archlabs-icons archlabs-keyring archlabs-scripts archlabs-skel-base \
		   archlabs-themes archlabs-wallpapers ffmpeg gst-libav gst-plugins-base \
		   gst-plugins-good gstreamer gtk3 gvfs libmad libmatroska pamixer \
		   pavucontrol pulseaudio pulseaudio-alsa scrot sudo xdg-user-dirs \
		   xorg xorg-drivers xterm

If you intend to install a window manager instead of a desktop environment we suggest the following

pacman -S arandr dunst exo feh gnome-keyring gsimplecal \
		   network-manager-applet nitrogen polkit-gnome \
		   picom volumeicon wmctrl xclip xdotool \
		   xfce4-power-manager xfce4-settings

2.1 Session Packages

The following commands should be run depending on which session(s) you want installed.

  • awesome: pacman -S awesome archlabs-skel-awesome
  • bspwm: pacman -S bspwm archlabs-skel-bspwm
  • cinnamon: pacman -S cinnamon gnome-terminal
  • deepin: pacman -S deepin deepin-extra
  • fluxbox: pacman -S fluxbox archlabs-skel-fluxbox
  • gnome: pacman -S gnome gnome-tweaks
  • i3-gaps: pacman -S i3-gaps archlabs-skel-i3-gaps
  • jwm: pacman -S jwm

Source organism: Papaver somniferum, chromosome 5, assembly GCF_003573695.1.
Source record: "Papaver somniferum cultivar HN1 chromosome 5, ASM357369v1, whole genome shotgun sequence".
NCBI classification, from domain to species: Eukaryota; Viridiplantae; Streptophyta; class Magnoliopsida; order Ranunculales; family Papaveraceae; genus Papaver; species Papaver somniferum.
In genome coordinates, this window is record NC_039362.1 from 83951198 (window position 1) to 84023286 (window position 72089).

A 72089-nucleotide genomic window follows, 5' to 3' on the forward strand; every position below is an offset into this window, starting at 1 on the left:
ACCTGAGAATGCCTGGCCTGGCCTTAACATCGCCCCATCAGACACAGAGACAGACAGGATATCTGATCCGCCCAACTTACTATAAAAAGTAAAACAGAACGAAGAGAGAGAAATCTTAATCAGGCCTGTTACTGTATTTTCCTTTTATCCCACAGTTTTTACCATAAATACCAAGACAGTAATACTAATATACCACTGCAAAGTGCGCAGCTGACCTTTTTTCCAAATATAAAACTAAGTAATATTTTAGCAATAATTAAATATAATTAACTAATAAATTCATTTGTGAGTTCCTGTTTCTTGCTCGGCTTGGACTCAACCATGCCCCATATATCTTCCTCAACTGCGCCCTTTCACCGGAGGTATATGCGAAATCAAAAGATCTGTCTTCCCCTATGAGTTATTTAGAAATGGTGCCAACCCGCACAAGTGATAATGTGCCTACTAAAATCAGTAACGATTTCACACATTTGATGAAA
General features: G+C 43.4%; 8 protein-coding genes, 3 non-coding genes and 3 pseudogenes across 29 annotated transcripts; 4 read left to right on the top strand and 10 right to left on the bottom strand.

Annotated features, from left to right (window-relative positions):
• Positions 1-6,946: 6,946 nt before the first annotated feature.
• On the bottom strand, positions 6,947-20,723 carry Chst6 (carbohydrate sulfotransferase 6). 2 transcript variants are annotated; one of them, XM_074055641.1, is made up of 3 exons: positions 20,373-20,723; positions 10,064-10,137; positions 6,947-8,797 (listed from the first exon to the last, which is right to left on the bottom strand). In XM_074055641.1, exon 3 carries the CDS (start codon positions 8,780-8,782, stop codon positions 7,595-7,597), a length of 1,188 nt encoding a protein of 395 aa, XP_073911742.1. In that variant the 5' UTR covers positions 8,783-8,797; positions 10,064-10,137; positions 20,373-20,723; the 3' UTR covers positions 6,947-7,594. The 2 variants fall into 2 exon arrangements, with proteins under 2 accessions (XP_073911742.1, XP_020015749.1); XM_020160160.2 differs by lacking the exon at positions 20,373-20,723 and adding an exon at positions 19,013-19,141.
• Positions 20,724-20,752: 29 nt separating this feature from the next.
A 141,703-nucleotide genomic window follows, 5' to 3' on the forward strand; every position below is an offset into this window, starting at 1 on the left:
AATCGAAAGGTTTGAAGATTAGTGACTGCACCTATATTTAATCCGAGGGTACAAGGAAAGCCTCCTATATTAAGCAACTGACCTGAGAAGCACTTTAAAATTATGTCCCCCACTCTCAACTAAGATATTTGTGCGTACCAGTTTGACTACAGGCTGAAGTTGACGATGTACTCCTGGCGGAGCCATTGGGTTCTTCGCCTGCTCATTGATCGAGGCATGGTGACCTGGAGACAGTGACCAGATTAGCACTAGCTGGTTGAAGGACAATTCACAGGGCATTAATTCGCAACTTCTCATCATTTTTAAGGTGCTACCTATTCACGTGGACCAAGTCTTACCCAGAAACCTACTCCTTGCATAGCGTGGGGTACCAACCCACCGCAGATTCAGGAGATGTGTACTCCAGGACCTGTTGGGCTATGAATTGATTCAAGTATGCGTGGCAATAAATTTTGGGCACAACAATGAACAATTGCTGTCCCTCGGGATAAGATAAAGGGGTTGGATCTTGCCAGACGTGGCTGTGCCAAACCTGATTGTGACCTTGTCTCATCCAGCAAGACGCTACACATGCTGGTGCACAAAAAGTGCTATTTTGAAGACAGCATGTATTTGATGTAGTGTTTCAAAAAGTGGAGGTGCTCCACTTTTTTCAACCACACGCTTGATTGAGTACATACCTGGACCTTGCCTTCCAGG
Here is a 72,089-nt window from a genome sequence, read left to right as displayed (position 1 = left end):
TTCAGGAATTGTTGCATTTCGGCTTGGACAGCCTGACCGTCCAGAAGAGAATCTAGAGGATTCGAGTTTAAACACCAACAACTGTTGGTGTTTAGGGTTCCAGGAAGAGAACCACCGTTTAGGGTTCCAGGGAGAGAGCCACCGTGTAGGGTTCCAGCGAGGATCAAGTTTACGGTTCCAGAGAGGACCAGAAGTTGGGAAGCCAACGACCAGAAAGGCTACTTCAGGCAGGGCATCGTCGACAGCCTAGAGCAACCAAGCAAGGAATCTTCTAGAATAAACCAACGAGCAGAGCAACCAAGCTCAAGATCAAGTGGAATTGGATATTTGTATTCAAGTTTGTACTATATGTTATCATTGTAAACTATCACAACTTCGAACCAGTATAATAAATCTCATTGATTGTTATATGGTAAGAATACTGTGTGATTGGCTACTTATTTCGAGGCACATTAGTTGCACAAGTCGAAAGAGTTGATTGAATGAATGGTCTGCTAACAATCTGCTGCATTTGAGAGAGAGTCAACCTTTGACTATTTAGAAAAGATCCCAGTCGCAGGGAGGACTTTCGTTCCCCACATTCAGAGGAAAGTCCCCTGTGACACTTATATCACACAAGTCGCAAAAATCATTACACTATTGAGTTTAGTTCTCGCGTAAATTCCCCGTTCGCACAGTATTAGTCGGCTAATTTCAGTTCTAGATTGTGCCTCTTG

• lxqt: pacman -S lxqt breeze breeze-icons picom libpulse network-manager-applet
  • openbox: pacman -S openbox archlabs-skel-openbox
  • plasma: pacman -S plasma kde-applications-meta powerdevil
  • xfce4: pacman -S xfce4 archlabs-skel-xfce4 xfce4-goodies

If you installed any sessions you’ll need a display manager, the most common are lightdm and xinit

pacman -S xorg-xinit

# required: create/edit /home/USER/.xinitrc to start your session
pacman -S lightdm lightdm-gtk-greeter lightdm-gtk-greeter-settings accountsservice

# enable the service
systemctl enable lightdm

# optionally: edit /etc/lightdm/lightdm.conf and/or /etc/lightdm/lightdm-gtk-greeter.conf

3. Configs and Cleanup

You’ll need to make a user account and copy the skel to the user’s home, the skel configs will include wm, shell, and application configs (note that USER should be replaced with the username and SHELL with either bash or zsh)

# exit the chroot

# create home and copy over skel
mkdir -p /mnt/home/USER